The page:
It is high time we focus on prepared measures and look at long term resilience building, Mr. Chitale added.

Let us look at some of the cyclones, including Biparjoy, that have incurred damages in the recent years.

Biparjoy Cyclone: For the Biparjoy cyclone alone, around 94,000 persons living in eight coastal districts of Gujarat have been shifted to temporary shelters up till now. Of the 94,427 persons evacuated so far, nearly 46,800 were evacuated in Kutch district, followed by 10,749 in Devbhumi Dwarka, 9,942 in Jamnagar, 9,243 in Morbi, 6,822 in Rajkot, 4,864 in Junagadh, 4,379 in Porbandar and 1,605 in Gir Somnath district, a Gujarat government release said.

So far, the fatalities have been reported from Mumbai, where three of the five people who had gone missing in the sea at city’s Juhu Beach earlier this week lost their lives.

Amphan (May 2020): The cyclone lashed coastal areas with brutal winds and rain in India’s Odisha and West Bengal and Bangladesh, leaving more than 120 people dead. India sustained economic losses worth $14 billion, according to a United Nations report. The report, ‘State of the Global Climate 2020’, was prepared by the World Meteorological Association, which outlined the human and economic toll of the devastating cyclone, along with neighbouring countries last year. Amphan was the “costliest tropical cyclone on record for the North Indian Ocean,” the report stated. Cyclone Amphan caused damage to 2.8 million homes, likely resulting in homelessness and prolonged displacement for many people. Additionally, it ravaged the farming sector in more than 14 districts. Nearly 3 lakh hectares and 1 lakh hectare of farmland in Bengal and Odisha were damaged, according to the study.

Nisarga (June 1): Within just two weeks of Amphan, Cyclone Nisarga struck the Indian subcontinent, primarily affecting Maharashtra on June 1 and it dissipated on June 4. Six people lost their lives after the cyclone made landfall in Konkan belt of the state. Cyclone Nisarga was the strongest tropical cyclone to hit Maharashtra after decades. According to the state government report, the cyclone hit the Raigad, Ratnagiri and Sindhudurg districts and incurred a loss of Rs 6,048 crore, including the damage to the orchards, houses along with others. In Raigad alone, around 2,285 houses were damaged, while over 2 lakh houses were partially damaged. The crops and orchards on around 12,000-hectare agriculture land were also damaged in the district. In Ratnagiri, around 1,400 houses were destroyed and 44,000 houses were damaged partially. Around 8,000 hectares of agricultural land with crops and orchards were damaged in the cyclone.

Cyclone Fani (May 2019): Almost 100 people were killed when the strongest cyclone to hit India in five years, named Fani, made landfall in Odisha and affected West Bengal and Andhra Pradesh as well. Nearly 1.2 million people were evacuated during the cyclone. It severely affected lives and livelihoods of more than 28 million people across 3 States, according to the UNICEF report. According to the Indian Council of Agricultural Research, more than 30 per cent of the crops were damaged in Odisha due the cyclone and more than 1,00,000 hectares of agricultural land was severely affected in 14 districts of the state.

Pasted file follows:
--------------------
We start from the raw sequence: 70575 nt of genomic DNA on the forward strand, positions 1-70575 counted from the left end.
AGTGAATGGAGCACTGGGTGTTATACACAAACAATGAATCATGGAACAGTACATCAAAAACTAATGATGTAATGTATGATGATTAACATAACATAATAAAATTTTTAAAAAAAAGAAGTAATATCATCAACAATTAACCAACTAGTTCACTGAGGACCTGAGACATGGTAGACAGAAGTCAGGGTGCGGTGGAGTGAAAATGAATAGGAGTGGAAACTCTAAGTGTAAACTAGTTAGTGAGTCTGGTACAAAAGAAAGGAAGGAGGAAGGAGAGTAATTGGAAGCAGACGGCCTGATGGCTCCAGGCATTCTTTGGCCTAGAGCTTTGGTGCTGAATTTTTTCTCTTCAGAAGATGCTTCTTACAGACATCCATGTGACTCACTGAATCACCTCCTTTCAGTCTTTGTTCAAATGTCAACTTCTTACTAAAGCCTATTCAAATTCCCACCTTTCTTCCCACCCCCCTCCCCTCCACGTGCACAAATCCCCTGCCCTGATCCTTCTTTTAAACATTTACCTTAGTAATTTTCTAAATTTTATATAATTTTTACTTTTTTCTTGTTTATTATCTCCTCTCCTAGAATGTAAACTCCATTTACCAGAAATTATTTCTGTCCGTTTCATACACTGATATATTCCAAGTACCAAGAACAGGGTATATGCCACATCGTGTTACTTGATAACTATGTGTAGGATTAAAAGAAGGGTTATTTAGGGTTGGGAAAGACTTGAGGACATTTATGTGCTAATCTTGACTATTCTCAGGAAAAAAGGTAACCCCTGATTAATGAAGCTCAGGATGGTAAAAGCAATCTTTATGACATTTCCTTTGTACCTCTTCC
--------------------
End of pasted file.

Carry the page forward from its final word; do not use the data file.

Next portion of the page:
Cyclone B0B 06 (1999): In 1999, Odisha witnessed great damage due to Cyclone B0B 06. About 1.67 million people were left homeless as 275,000 homes were destroyed. Some 1,535 square kilometres of crops were destroyed and 90 million trees were ruined during the cyclone. Additionally, 2.5 million domesticated animals were killed with 406,000 of those being livestock. The human death toll is believed to have been as high as 15,000, though only about 10,000 were confirmed dead. The storm affected more than 20 million people across 14 districts and caused $4.5 billion in damage.

Also Read: Climate Change: Cyclones Intensifying And Retaining Strength For Longer Duration


Anil Gupta, Head of the Department, Policy Planning, National Institute of Disaster Management (NIDM), Ministry of Home Affairs, said that cyclones do not only damage houses and other infrastructure, they also disrupt transportation, power, and communication services. Besides, a cyclone’s direct impact is on the livelihood of people, Mr. Gupta said.

A cyclone’s effects are primarily felt through damage to homes and loss of life, which can cause disruptions in vital services like healthcare, power, and water supply and sanitation. In addition, cyclones can disrupt transportation systems and damage crops, leading to shortages in food supply.

Mr. Gupta explained that a cyclone affects a local economy, which further affects the national economy – disruptions to infrastructure, road networks, communication systems, and public properties. This further leads to the evacuation and displacement of several marginalised people settled in the coastal areas, which also has a huge effect on the livestock. Fisheries are also severely affected as the fish ponds are filled with silt and saline water, and their recovery takes time.